G4 Launch in Istanbul - Part 1 - Quick thoughts*
There's little doubt that LG has a lot to ride on the success of its 2015 flagship. Following up after the positive feedback that the G2 and G3 garnered in previous years wasn't meant to be easy, especially when you look at the current landscape of the mobile market.
When the G3 launched in 2014, it mainly had the Galaxy S5 and the iPhone 5S to compete against, the first being an iterative design and device in all aspects, and the second catering to a different clientele altogether (and still carrying the disadvantage of its smaller screen). In 2015, the G4 is launching in a very different market. Samsung surprised everyone - even itself, it seems - with a significantly improved Galaxy S6 (processor, storage, design, build quality, Android skin), and Apple went big, literally, with its iPhone 6 and 6Plus.
So when the competition is leaping forward, you have to do the same to keep your competitive edge, otherwise, even if you started ahead in the first place, you risk losing ground, getting caught, or worse yet, being left behind.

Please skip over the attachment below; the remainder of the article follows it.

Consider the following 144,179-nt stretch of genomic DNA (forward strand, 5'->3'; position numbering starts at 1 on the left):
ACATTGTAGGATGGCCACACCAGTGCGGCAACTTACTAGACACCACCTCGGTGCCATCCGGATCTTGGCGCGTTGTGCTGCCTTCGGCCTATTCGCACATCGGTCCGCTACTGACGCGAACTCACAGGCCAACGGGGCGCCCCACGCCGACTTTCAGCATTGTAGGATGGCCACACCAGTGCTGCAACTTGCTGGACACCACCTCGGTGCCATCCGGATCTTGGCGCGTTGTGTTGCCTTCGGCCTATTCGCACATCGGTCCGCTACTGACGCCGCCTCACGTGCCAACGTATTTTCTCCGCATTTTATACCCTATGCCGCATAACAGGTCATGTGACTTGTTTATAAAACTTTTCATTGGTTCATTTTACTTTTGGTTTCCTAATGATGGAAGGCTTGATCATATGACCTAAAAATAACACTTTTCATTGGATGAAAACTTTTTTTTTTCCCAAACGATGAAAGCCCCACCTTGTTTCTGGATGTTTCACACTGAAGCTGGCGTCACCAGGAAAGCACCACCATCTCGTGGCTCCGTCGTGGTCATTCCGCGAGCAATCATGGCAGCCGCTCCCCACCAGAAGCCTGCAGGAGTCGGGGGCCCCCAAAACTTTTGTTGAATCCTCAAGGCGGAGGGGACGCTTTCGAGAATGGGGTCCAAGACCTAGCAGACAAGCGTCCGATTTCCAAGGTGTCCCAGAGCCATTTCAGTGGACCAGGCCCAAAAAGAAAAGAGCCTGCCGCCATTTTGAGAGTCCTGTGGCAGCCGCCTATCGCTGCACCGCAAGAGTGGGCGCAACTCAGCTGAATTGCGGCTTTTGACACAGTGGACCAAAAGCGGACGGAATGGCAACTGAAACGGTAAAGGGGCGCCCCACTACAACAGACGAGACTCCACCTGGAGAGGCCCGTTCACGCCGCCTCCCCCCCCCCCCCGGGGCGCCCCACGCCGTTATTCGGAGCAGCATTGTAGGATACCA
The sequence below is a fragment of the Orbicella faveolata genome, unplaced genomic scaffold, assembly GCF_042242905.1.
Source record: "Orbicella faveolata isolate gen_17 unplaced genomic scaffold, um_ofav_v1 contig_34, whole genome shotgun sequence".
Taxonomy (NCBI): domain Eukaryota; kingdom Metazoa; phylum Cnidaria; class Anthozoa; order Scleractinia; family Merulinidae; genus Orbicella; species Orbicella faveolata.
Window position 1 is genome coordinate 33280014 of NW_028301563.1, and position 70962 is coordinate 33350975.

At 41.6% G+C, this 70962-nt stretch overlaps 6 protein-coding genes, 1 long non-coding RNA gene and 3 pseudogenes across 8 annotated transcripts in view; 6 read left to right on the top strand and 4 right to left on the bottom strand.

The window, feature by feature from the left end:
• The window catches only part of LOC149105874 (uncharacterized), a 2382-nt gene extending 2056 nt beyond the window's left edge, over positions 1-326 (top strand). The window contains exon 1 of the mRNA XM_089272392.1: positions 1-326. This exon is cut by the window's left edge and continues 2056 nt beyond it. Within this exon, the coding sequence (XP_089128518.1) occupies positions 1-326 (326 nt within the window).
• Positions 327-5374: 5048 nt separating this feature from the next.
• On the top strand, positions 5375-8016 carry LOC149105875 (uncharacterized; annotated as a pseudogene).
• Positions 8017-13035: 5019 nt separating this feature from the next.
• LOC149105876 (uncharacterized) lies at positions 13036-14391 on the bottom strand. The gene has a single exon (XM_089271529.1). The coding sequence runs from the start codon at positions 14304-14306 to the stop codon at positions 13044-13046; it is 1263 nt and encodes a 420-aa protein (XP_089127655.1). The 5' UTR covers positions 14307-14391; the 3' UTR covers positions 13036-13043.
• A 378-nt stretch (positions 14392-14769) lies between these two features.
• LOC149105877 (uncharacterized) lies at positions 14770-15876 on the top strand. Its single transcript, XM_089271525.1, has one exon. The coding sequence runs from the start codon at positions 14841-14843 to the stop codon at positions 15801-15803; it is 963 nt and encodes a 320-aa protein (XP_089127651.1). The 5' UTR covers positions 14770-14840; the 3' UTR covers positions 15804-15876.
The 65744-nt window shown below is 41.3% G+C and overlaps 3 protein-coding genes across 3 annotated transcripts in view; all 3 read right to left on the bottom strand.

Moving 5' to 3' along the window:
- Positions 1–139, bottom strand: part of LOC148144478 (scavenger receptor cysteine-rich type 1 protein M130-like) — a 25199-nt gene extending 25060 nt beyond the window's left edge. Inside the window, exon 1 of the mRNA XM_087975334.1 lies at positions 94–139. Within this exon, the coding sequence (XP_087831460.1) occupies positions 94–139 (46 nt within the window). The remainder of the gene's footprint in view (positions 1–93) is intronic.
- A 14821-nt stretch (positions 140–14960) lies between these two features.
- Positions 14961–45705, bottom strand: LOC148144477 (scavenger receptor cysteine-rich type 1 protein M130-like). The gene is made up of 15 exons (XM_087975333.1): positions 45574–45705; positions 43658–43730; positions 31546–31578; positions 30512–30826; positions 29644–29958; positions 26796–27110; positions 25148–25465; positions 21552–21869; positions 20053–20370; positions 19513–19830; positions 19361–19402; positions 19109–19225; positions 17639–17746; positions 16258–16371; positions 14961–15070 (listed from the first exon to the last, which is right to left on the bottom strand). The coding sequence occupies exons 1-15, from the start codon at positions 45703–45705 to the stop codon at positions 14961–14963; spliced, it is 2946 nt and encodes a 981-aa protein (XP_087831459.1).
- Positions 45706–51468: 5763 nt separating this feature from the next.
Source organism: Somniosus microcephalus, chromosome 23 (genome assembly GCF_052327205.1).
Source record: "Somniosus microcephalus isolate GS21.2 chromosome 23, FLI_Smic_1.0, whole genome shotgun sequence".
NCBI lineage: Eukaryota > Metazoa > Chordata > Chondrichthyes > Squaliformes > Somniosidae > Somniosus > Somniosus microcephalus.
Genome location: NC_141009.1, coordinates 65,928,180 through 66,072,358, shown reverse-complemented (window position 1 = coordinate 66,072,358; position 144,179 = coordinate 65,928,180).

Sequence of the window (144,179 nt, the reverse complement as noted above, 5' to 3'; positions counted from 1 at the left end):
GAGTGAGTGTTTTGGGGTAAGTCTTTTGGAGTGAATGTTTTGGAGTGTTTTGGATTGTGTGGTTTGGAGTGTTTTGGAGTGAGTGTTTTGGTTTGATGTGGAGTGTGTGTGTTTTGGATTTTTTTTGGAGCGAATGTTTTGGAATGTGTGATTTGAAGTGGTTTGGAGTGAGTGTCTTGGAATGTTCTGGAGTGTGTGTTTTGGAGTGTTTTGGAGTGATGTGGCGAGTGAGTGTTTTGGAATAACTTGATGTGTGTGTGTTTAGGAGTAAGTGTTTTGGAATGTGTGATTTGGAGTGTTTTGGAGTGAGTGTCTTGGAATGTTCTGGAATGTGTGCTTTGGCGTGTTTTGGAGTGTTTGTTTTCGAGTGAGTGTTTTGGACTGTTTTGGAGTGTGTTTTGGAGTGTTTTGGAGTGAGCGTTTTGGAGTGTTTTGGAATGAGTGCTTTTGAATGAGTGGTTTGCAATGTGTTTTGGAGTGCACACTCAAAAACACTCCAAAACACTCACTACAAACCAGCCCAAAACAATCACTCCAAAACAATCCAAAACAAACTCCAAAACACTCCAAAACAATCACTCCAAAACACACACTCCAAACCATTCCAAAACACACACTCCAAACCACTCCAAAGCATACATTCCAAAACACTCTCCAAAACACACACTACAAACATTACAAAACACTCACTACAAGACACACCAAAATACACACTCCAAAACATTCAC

In the camera, the G4 manages to one-up the G3. In the display and battery life, it fixes the G3's issues. In the MicroSD and removable battery, by not changing anything, LG gets the bragging rights for what has now become a differentiating feature. And in the processor, LG is carrying the weight of Qualcomm's failure to produce a competitive high-end processor for this generation of high-end devices.
The G4, in my personal opinion, is LG's iterative revision of the G3. It's the equivalent of the "S" year for Apple. It takes a design and an execution that are tested and approved, and tries to slightly improve where it can. It's a recipe that already worked that is being used for the second time. But companies need these "break" years because there isn't enough time to develop an entirely new device and experience every 12 months. Besides, the novelties introduced need that extra year to be mature enough.
As badly needed as this iteration is, it's hard for hardcore Android users like us to be excited or impressed by what is essentially the second version of the same phone. But there are still upsides, and there are still cool little things here and there that manage to surprise us.
In the next few posts, I will share my personal hands-on impressions with the G4, a few photos taken by the device, and will compare it to the G3 side-by-side.